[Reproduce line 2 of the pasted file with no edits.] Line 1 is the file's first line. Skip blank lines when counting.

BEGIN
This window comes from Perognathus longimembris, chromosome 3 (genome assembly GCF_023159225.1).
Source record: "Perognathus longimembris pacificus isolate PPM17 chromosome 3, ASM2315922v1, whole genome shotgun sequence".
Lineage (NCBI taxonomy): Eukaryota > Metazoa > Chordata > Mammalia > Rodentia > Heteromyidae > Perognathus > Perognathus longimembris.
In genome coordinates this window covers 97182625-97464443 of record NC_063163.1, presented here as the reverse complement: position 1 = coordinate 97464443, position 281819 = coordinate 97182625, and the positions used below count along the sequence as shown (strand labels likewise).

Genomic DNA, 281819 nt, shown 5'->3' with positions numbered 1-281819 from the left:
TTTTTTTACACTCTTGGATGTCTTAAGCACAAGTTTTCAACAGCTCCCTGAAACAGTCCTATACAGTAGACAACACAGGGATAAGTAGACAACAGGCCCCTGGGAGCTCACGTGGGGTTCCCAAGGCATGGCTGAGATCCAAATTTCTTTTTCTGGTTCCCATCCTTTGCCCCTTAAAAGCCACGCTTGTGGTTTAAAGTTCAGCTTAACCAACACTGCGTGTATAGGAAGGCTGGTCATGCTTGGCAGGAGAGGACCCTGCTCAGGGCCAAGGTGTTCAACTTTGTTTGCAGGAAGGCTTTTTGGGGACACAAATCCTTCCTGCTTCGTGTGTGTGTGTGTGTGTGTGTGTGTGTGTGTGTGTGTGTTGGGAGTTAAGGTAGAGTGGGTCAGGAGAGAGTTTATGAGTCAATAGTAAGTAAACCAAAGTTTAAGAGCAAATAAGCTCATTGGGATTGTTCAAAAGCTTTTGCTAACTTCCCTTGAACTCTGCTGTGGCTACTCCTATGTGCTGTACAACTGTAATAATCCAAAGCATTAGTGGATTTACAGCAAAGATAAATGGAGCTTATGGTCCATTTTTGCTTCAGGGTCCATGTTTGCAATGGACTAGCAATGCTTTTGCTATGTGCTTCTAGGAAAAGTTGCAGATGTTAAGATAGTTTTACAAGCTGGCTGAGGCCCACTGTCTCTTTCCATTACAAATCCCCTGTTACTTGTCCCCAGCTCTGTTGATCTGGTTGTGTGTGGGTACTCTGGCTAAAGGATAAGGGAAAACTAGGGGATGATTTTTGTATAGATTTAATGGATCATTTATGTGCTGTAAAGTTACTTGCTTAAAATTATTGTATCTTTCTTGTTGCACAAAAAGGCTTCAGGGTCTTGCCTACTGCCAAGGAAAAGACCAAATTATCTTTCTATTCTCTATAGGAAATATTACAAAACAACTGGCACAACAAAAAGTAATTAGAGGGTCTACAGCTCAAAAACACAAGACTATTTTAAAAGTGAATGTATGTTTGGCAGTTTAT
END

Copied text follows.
Source record: "Perognathus longimembris pacificus isolate PPM17 chromosome 3, ASM2315922v1, whole genome shotgun sequence".